The World Health Organization (WHO) says over 4,000 people have now contracted the Ebola virus in West Africa. Liberia's Minister of Information, Lewis Brown, told DW about the difficulties his country is facing.
DW: Could you paint us a picture of how bad is the situation in Liberia?
Lewis Brown: I can only borrow words from our President Ellen Johnson Sirleaf, the situation is grave. At the same time we are encouraged by the increasing level of community ownership in this fight. People are turning up at Ebola facilities that are already full, because they are getting the word that this disease is deadly, but if they come in early, they can be helped. It has actually put a strain on available resources and it has increased the need for us to expand treatment facilities to give care to those who need it the most. It is an urgent need, it is grave and compelling.
How are you solving the problem of having few treatment beds?
It is a difficult problem. We are working with our partners including the WHO and the Center for Disease Control and Prevention to expand our treatment facilities. Monrovia is being targeted to be expanded by another 500 beds. We want to expand into counties and districts because the answer cannot be to invite people to come from other counties to other places. That puts fellow travelers at risk. So we must be able to meet those needs. But what is also important is that we continue to prevent the spread, that we care for those who need the care, that we care for those who are afflicted and infected. We must also attend to those who have not contracted the virus, by showing them methods by which it can be prevented.
How are you doing that?
Increase community engagement. Increasing a sense of ownership and getting communities to lead in this effort and giving them what they need to do this, whether it be surveillance of sick people in the community or contact tracing, or whether it be identifying those in the community and extracting them, or whether it be education on how to bury safely and not getting contaminated by touching dead bodies or sick people.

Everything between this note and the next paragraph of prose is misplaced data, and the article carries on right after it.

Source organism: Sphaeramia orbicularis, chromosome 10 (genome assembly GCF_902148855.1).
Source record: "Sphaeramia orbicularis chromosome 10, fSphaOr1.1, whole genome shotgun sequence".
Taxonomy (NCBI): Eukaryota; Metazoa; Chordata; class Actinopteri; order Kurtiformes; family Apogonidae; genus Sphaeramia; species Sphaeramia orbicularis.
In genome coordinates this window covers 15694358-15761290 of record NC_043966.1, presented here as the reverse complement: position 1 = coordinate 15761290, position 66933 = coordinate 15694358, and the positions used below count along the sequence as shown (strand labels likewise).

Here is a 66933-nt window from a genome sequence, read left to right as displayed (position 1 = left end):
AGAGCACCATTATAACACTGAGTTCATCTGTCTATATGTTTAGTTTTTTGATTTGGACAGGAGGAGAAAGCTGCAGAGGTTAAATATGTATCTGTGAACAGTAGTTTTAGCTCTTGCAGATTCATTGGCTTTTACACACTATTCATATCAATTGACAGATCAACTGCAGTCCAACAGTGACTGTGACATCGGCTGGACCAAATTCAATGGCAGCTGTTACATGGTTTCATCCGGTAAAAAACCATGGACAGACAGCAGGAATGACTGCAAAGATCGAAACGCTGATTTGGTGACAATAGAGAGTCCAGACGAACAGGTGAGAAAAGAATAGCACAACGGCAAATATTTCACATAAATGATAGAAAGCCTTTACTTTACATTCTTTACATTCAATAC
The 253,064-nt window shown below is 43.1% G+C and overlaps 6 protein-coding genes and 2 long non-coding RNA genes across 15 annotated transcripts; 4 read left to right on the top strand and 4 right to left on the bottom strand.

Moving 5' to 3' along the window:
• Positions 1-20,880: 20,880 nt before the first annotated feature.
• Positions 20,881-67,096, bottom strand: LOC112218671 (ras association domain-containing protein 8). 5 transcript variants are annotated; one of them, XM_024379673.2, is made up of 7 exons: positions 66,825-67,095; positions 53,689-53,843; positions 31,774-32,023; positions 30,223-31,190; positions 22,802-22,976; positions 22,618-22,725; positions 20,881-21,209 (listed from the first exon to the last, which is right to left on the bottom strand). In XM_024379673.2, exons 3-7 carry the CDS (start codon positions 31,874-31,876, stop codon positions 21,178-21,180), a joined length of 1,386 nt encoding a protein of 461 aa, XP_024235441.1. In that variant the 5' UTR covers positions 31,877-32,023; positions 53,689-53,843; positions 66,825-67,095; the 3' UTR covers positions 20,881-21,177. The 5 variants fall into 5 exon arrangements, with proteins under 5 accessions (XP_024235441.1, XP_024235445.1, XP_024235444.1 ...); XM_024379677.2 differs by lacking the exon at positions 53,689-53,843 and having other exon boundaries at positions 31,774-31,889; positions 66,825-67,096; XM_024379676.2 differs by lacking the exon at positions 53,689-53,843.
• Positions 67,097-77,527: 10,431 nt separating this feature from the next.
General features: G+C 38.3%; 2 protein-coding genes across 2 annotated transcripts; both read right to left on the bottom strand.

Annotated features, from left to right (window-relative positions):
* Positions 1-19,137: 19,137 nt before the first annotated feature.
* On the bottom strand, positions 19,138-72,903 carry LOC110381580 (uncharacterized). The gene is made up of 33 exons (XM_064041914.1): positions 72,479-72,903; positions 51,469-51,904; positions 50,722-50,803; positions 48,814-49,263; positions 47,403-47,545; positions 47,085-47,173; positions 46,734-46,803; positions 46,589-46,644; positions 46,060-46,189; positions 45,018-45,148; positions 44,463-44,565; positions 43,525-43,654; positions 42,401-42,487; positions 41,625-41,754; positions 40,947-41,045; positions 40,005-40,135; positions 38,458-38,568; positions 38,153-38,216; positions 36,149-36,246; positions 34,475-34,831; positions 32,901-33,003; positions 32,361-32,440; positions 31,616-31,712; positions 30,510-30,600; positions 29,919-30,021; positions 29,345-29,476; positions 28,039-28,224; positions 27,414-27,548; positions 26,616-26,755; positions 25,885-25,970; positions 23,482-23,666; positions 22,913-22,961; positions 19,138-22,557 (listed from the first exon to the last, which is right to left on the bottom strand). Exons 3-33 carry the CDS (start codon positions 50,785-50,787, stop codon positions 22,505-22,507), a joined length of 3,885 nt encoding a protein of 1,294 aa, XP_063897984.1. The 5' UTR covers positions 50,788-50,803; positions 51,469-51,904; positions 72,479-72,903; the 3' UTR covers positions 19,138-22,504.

The number of infected people will increase exponentially according to WHO. What is it that you are not doing correctly?
I think WHO has indicated that we have done everything that we can possibly do and they are alerting the world, something that we have always been doing. This is an international problem and we need international assistance to tackle it. What the WHO is indicating in its reporting is that Liberia, Sierra Leone and Guinea need international help and we need it quickly.
Is the international community doing enough to help you?
They are doing better than they did before. But in order to respond as we want to, then certainly we must do more. This virus has been declared unprecedented and as an international health crisis. We know that we have responsibility as a government but we are at the limit of our own resources.
Why is it so hard to contain Ebola in Liberia?
Firstly, it is the first outbreak on our side of Africa. Secondly, our spread is unprecedented. Thirdly, we also have malaria, which is a common ailment, which some of us even treat by ourselves. And so to tell people, this is a little more than malaria but it has all the symptoms of malaria, makes it a deceptive virus. It has attacked our way of life and it has also attacked our hospitals and clinics, which are places where people should come for help for other treatable ailments. But we have had to shut down these clinics because they became places where the virus was being spread. Our capital Monrovia is for the first time also affected and this is where one third of our population resides.
Lewis Brown is the Minister of Information in Liberia.
Interview: Asumpta Lattus.